Debbie Croteau had to pay $700 for car repairs. Her phone bills run as high as $700 a month. Her home day-care business has fallen off by two-thirds. And every week she tries to send money to her husband on a Navy ship in the Middle East.

"Everything that could go wrong has gone wrong since he's gone," said the 31-year-old mother of one from Forestville. "This has financially as well as physically drained us."

They're not starving or flocking to welfare lines, but many families of U.S. servicemen and women stationed in the Middle East are struggling to keep their heads above water financially as Operation Desert Shield drags on into its fifth month.

Many reservists have taken big pay cuts from their civilian jobs, and some active-duty soldiers and sailors have lost second jobs, as well as housing and food allowances, while overseas. Spouses left to fend for themselves have had to pay for car repairs their partners might have handled, and have forked over big money for day care they didn't need when someone else was at home to help with the children.

And with phone calls to Saudi Arabia costing $18.29 for 10 minutes on American Telephone & Telegraph, families are facing monstrous long-distance bills. One family at Langley Air Force Base, outside Hampton, Va., racked up an $1,800 bill in one month.

"Many of our people are on marginal budgets," said Judy Kinney, a special assistant with the Navy Relief Society, which provides assistance to families. "They do very well, but if they have several out-of-the-ordinary things happen at once, there's just not enough money to go around."

So they've put off some bills. They've negotiated with banks to reduce mortgage payments. They've taken jobs to earn extra money. They've moved home with parents to cut expenses. And they've taken out short-term loans to make ends meet.

Private nonprofit groups such as Navy Relief have noticed sizable increases in the number of families needing help in recent months.

Navy Relief, which awarded $41 million in interest-free loans and grants to 95,700 sailors in 1989, has seen a 25 percent increase this year. Army Emergency Relief distributed $26 million in interest-free loans and grants to 58,000 soldiers in the 10 months ending Oct. 31, an increase of $2.5 million and 2,000 beneficiaries over the same period in 1989.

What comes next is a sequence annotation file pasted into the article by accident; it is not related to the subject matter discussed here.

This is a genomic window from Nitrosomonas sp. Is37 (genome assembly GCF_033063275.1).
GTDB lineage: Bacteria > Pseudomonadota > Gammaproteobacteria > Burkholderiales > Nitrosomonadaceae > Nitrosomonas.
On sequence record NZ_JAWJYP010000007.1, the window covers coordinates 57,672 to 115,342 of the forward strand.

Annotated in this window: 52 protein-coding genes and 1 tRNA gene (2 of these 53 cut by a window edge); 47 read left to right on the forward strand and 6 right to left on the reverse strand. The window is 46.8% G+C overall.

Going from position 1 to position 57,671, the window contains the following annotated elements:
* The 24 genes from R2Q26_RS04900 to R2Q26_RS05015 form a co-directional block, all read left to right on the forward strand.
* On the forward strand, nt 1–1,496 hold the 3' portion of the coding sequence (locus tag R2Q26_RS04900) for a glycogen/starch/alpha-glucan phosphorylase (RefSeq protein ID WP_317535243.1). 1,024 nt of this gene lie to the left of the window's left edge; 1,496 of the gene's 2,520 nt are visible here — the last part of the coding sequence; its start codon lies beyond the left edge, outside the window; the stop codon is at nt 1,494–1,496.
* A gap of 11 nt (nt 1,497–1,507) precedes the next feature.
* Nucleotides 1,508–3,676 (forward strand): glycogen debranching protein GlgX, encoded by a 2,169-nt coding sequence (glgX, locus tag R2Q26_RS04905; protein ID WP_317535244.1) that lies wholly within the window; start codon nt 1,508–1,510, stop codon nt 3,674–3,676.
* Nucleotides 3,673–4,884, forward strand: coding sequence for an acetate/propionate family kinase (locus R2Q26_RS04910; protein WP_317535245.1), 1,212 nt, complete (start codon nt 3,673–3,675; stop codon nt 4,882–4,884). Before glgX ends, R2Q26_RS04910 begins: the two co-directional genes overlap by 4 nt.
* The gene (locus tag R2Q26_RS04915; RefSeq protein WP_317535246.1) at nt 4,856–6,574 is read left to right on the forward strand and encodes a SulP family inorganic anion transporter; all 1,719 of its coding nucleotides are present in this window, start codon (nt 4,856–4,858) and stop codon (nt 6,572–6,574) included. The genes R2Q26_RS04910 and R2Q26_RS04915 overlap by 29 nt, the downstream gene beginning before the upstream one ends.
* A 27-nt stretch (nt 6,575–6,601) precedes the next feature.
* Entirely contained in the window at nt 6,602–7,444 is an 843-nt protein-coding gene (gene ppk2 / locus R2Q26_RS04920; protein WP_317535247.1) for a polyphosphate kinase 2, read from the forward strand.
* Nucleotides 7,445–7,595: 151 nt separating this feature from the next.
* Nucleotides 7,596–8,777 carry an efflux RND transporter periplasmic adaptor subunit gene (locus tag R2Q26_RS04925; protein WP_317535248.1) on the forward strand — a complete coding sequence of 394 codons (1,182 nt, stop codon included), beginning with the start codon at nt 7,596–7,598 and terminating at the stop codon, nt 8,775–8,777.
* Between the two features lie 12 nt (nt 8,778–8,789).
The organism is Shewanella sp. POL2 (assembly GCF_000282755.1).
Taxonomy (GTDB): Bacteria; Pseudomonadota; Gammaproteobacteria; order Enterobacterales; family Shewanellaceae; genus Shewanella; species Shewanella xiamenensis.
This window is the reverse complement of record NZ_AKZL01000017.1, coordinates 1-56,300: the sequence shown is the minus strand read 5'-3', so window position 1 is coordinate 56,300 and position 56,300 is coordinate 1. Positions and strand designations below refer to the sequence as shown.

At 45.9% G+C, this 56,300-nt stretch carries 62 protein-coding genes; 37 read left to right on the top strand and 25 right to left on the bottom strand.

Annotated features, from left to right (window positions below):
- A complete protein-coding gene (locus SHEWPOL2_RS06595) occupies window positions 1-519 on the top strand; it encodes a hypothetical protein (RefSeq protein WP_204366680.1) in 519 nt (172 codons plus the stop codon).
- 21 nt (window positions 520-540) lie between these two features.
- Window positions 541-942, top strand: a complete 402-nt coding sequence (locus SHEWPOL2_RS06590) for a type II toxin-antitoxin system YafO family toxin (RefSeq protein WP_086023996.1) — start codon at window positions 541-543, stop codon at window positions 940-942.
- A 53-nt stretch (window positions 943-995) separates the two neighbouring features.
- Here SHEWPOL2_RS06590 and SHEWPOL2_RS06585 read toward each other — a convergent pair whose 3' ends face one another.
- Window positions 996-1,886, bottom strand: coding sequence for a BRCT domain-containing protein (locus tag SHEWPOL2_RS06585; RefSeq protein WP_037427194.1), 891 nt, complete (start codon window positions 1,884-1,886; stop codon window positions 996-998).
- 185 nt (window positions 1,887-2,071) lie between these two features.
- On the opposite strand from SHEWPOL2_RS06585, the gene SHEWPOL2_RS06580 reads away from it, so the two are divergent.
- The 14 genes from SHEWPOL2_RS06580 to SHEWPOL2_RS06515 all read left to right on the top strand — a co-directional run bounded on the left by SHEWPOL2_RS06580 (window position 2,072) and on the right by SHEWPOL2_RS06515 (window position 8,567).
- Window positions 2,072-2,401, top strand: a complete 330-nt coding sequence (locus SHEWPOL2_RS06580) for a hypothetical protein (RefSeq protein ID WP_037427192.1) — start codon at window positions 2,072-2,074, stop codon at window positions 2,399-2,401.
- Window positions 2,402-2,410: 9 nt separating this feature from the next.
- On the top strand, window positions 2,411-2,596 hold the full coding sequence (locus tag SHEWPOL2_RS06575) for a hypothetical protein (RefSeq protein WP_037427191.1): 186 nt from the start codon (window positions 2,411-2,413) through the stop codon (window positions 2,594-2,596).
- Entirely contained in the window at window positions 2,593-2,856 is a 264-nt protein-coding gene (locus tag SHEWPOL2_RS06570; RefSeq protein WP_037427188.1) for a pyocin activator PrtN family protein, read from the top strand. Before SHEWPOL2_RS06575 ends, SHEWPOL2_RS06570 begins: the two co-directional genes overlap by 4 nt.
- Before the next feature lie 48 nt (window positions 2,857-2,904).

"A lot of it comes down to money management," said Leonard J. Harmon, a retired colonel who is deputy director of Army Emergency Relief. "Some of these families are young families and don't have a lot of experience and can get themselves into trouble."

Officers at bases in the District, Maryland and Virginia agree.

"For some of the wives, having the total responsibility for the entire household is a new part of their lives," said Ginny Figgins, outreach coordinator with Army Community Services at Fort Lee in southern Virginia. "It's not a matter of whether they can do it or not. It's a matter of showing them the way."

Maj. Dennis Beard, family support coordinator for the First Army, based at Fort Meade in Maryland, said major problems have largely been avoided because the military has a strong network of counselors and financial advisers.

"This is like night and day from the Vietnam era in terms of family support, because there wasn't any" then, he said. "What we younger officers think is that the senior folks were the mid-line ones in Vietnam and they knew the families weren't taken care of."

Still, the money crunch is an added burden at a time when many spouses are under stress because their wives or husbands have gone off to what may become a war.